Review of the state of knowledge of cardiovascular disease among Aboriginal and Torres Strait Islander populations
Australian Indigenous HealthInfoNet
Place of Publication
Mt Lawley, Western Australia
Australian Indigenous HealthInfoNet
This report has been prepared as part of a project which aims to review the current state of knowledge about cardiovascular disease in rural and remote settings and Aboriginal and Torres Strait Islander populations to assist the consideration of research priorities at a workshop to be held in Alice Springs in November 1999. The report aims to inform the Alice Springs workshop by providing an overview of cardiovascular disease among Indigenous people and identifying issues that arise from the overview. As such, it represents a part of the 'health intelligence' input to the 'informed opinion' process of the workshop, in which Indigenous community representatives and clinical and public health experts will identify priority areas that are amenable to research and have broad community support. The report draws on a wide range of published and unpublished information specific to Indigenous cardiovascular disease, but does not attempt to include mainstream cardiovascular clinical or public health research or research relating to the social and economic context within which cardiovascular disease occurs among Indigenous people.
This review identified almost 270 published or unpublished sources of information about cardiovascular disease among Indigenous people, but the many were of doubtful value and most of the worthwhile sources were descriptive studies of some aspect of cardiovascular disease or risk factors.
The sources confirm that the overall burden from cardiovascular disease is much greater for Indigenous people than for non-Indigenous people. For people living in Western Australia, South Australia and the Northern Territory, Indigenous people die from cardiovascular disease at a rate around twice that of other Australians. Coronary heart disease and stroke are the major specific causes of death for Indigenous people, as they are for other Australians, but in each case death rates are around twice as high. A striking aspect of Indigenous of mortality from coronary heart disease is the high death rates among young and middle-aged adults - death rates for Indigenous people aged 25-44 years were more than 10 times those of other Australians.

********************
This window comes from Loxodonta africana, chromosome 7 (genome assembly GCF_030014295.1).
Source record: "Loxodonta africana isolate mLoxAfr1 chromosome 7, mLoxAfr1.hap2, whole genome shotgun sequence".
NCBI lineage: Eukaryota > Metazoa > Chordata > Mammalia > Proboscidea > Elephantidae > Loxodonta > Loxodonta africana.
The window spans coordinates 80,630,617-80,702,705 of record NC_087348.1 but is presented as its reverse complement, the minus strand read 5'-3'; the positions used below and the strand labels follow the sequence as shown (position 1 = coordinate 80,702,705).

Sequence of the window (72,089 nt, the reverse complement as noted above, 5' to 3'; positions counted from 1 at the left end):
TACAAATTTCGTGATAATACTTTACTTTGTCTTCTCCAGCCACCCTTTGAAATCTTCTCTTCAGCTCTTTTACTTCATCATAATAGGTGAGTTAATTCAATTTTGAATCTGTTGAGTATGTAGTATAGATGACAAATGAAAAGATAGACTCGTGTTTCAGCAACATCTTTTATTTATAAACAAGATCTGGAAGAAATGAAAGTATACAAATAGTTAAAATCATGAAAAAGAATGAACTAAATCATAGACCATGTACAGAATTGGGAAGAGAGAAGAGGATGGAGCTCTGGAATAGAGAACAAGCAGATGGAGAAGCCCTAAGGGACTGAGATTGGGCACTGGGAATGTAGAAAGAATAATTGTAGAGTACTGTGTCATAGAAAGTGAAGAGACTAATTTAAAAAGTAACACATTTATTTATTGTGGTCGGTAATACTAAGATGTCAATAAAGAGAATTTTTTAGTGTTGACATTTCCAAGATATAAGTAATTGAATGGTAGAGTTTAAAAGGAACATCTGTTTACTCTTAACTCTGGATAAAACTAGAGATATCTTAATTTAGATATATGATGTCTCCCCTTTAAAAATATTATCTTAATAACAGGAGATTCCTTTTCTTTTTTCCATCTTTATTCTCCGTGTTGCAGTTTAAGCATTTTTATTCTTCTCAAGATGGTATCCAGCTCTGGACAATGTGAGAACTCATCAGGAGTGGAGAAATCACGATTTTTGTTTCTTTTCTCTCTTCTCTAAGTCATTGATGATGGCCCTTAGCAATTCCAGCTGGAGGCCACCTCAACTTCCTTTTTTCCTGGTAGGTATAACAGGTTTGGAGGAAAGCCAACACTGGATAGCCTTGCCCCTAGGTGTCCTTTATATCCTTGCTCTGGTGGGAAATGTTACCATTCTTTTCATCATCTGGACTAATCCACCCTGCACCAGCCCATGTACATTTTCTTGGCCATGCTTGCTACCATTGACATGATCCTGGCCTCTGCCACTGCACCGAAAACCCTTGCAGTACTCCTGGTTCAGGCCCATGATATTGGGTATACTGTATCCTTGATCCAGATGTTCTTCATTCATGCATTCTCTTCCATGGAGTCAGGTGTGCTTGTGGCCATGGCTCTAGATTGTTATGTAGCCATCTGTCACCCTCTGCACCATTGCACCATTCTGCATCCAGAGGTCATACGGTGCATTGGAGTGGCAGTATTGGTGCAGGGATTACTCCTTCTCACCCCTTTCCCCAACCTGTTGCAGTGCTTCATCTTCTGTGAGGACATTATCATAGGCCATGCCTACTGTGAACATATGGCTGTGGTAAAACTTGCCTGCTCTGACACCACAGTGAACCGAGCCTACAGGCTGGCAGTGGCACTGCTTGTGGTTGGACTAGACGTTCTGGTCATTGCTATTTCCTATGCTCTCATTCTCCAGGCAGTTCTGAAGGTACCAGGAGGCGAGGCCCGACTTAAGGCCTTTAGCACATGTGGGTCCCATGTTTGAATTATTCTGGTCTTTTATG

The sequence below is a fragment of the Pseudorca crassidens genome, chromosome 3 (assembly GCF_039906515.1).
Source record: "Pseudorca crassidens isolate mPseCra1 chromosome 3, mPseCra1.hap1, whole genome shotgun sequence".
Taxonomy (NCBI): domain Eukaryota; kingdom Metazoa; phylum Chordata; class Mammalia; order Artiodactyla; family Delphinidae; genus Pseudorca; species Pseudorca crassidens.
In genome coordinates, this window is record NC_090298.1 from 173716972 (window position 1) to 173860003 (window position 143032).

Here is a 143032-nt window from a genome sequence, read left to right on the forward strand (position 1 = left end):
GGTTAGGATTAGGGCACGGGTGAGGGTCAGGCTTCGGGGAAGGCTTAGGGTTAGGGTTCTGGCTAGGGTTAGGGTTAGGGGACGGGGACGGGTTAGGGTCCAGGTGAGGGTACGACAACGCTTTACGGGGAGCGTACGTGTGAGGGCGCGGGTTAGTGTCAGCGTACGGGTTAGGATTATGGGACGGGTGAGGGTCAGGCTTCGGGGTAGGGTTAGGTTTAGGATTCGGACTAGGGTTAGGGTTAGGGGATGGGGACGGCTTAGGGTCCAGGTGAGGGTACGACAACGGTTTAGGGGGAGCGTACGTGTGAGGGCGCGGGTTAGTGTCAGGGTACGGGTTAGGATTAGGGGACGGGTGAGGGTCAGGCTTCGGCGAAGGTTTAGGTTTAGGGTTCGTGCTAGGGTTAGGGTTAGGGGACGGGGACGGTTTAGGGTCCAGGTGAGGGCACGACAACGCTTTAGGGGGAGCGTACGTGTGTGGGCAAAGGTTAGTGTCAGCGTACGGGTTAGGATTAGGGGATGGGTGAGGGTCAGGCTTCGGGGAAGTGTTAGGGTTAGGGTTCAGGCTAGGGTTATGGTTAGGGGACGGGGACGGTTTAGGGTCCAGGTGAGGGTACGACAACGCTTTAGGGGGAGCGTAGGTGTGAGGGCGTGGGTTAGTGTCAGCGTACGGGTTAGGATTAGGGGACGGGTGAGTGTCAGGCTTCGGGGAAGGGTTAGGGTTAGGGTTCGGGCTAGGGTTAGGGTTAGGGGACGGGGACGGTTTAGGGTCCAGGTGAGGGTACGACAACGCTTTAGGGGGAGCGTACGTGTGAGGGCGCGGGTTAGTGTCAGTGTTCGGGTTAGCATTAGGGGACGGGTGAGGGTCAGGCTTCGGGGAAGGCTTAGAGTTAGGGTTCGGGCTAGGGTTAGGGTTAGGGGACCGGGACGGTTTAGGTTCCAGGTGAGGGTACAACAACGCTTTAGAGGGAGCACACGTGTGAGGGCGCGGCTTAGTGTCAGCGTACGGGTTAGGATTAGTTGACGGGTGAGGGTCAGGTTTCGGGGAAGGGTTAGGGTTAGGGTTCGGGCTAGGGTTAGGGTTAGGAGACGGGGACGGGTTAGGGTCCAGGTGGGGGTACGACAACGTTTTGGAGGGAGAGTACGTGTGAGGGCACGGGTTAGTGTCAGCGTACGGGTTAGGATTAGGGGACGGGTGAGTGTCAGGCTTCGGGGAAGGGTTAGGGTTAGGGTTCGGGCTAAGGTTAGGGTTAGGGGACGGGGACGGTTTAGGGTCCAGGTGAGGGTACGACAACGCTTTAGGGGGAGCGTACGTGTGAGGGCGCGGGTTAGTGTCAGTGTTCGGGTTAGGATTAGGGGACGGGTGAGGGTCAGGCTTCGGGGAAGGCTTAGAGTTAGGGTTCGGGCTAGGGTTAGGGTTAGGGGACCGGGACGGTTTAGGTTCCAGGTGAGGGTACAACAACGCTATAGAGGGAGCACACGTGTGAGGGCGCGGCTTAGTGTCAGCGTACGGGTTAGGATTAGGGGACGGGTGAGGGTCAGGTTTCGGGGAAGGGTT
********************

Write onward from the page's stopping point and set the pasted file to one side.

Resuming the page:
The review did not identify any recent research examining the mortality from cardiovascular disease for Indigenous people living in parts of Australia other than WA, SA and the NT, but there is some evidence that levels are likely to be similar, at least in New South Wales and Queensland. Similarly, little attention has been directed to specific regional differences in cardiovascular mortality among Indigenous people, but evidence from WA suggests that overall death rates are at least as high in urban areas as they are in rural and remote parts of the State.
Rheumatic fever and rheumatic heart disease are rare among the Australian population overall, but the incidence and prevalence among Indigenous people living in the Top End of the NT, in the Kimberley region of WA and possibly parts of north Queensland is very high, even by world standards. The overall death rate from these conditions for Indigenous people living in WA, SA and the NT is around 15 times that of other Australians, and the ratio would be even greater for those regions where the disease is most prevalent. There is evidence, from two nationwide surveys and a number of ad hoc studies, of much higher levels of some important biomedical cardiovascular risk factors among Indigenous people compared with other Australians. These include higher levels of cigarette smoking, obesity and harmful consumption of alcohol, and lower levels of leisure-time physical activity. As noted above, the majority of sources identified were descriptive studies, and very little attention appears to have been directed to interventions or health systems issues (with the possible exception of rheumatic fever and rheumatic heart disease). Even the descriptive studies are limited in terms of geographic coverage and specificity, attention to the conditions responsible for the most deaths (coronary heart disease and stroke) and other than biomedical risk factors (for example, psychosocial risk factors).
In view of the much greater impact of cardiovascular disease among Indigenous than non-Indigenous people, the paucity of the research into the interventions and health systems issues is striking. Given our knowledge generally about the effectiveness of primary, secondary and tertiary interventions, there appears to be an urgent need for research into how this knowledge can be applied to the benefit of the Indigenous people of Australia, and into barriers to its application.